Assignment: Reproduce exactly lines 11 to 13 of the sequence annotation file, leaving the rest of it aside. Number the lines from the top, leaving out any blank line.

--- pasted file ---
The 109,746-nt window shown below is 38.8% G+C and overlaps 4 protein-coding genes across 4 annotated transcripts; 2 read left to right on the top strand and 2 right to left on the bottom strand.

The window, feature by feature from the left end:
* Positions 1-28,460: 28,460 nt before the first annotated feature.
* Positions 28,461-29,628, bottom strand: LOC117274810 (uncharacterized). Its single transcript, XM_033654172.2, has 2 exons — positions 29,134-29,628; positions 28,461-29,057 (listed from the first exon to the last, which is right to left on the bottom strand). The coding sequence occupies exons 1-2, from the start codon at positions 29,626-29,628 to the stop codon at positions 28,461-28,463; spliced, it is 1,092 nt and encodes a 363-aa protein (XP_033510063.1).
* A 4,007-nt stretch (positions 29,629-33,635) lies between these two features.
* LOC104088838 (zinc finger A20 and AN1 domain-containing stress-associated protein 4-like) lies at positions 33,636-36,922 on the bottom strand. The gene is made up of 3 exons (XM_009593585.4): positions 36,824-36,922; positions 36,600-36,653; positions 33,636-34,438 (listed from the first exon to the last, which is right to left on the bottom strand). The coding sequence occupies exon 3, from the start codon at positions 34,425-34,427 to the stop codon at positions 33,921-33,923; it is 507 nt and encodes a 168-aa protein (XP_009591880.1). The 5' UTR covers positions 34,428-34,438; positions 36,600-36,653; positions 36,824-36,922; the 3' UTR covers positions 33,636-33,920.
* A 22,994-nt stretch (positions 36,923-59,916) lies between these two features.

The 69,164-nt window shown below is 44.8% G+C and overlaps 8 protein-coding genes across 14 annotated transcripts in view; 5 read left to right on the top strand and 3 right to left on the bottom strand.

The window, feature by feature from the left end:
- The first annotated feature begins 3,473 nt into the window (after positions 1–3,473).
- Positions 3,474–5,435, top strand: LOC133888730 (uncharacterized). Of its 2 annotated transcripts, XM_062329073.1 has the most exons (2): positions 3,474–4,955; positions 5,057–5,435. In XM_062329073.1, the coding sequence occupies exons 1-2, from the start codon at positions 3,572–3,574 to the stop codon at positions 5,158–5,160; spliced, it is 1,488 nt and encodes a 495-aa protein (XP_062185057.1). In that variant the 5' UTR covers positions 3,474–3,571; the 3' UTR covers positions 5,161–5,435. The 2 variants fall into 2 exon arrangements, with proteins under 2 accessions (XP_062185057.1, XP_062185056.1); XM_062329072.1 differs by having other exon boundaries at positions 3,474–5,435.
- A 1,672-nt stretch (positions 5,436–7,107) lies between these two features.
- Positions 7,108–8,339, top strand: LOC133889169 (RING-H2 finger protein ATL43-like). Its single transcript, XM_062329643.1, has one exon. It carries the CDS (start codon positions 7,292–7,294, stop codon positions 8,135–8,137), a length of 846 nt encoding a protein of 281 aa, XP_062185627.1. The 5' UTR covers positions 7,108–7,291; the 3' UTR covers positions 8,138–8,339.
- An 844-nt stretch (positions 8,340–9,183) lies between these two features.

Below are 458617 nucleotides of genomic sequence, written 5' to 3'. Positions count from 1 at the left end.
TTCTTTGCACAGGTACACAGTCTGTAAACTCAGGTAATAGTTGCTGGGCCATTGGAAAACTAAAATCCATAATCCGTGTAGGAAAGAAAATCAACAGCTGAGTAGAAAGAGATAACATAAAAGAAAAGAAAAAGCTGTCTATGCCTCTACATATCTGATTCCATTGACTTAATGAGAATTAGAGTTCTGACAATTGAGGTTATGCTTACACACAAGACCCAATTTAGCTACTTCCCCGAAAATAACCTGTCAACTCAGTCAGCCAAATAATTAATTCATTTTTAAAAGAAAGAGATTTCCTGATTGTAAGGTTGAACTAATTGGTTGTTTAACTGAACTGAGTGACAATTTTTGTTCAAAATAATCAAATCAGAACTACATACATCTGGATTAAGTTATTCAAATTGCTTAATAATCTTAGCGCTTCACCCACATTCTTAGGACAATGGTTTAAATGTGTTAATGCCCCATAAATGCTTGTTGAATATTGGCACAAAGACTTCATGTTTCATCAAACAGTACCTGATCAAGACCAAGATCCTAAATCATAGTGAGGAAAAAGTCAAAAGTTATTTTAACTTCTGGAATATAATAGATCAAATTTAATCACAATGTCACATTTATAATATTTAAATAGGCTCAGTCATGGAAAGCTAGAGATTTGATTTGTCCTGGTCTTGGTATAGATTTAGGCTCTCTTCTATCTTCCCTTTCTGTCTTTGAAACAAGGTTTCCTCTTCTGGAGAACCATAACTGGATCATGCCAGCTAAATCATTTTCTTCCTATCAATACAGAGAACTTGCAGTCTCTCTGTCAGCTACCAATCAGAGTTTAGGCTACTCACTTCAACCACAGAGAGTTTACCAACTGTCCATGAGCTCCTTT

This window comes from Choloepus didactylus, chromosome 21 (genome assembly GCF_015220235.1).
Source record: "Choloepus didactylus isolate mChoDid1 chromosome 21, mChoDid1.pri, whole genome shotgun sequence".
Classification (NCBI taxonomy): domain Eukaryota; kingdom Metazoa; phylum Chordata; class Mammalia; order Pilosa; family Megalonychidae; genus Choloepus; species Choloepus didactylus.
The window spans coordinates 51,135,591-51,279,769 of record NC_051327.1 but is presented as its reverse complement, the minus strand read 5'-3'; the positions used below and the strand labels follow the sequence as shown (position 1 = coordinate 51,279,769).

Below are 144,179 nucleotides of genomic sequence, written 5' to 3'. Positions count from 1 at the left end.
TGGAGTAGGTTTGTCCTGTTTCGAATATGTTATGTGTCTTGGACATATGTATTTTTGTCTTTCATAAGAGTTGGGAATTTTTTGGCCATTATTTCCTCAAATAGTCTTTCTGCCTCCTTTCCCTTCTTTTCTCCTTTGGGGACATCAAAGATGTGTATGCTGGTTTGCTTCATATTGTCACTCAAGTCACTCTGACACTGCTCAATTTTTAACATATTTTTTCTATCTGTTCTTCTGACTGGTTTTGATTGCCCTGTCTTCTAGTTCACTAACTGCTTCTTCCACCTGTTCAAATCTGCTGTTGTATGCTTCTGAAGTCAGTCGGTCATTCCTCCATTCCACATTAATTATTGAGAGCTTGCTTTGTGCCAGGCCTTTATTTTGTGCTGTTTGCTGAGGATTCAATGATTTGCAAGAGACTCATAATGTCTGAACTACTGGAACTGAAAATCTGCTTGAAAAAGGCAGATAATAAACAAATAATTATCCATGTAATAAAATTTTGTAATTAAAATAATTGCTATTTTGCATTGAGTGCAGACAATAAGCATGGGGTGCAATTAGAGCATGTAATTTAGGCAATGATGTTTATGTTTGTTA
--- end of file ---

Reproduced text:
- Positions 3,474–5,435, top strand: LOC133888730 (uncharacterized). Of its 2 annotated transcripts, XM_062329073.1 has the most exons (2): positions 3,474–4,955; positions 5,057–5,435. In XM_062329073.1, the coding sequence occupies exons 1-2, from the start codon at positions 3,572–3,574 to the stop codon at positions 5,158–5,160; spliced, it is 1,488 nt and encodes a 495-aa protein (XP_062185057.1). In that variant the 5' UTR covers positions 3,474–3,571; the 3' UTR covers positions 5,161–5,435. The 2 variants fall into 2 exon arrangements, with proteins under 2 accessions (XP_062185057.1, XP_062185056.1); XM_062329072.1 differs by having other exon boundaries at positions 3,474–5,435.
- A 1,672-nt stretch (positions 5,436–7,107) lies between these two features.
- Positions 7,108–8,339, top strand: LOC133889169 (RING-H2 finger protein ATL43-like). Its single transcript, XM_062329643.1, has one exon. It carries the CDS (start codon positions 7,292–7,294, stop codon positions 8,135–8,137), a length of 846 nt encoding a protein of 281 aa, XP_062185627.1. The 5' UTR covers positions 7,108–7,291; the 3' UTR covers positions 8,138–8,339.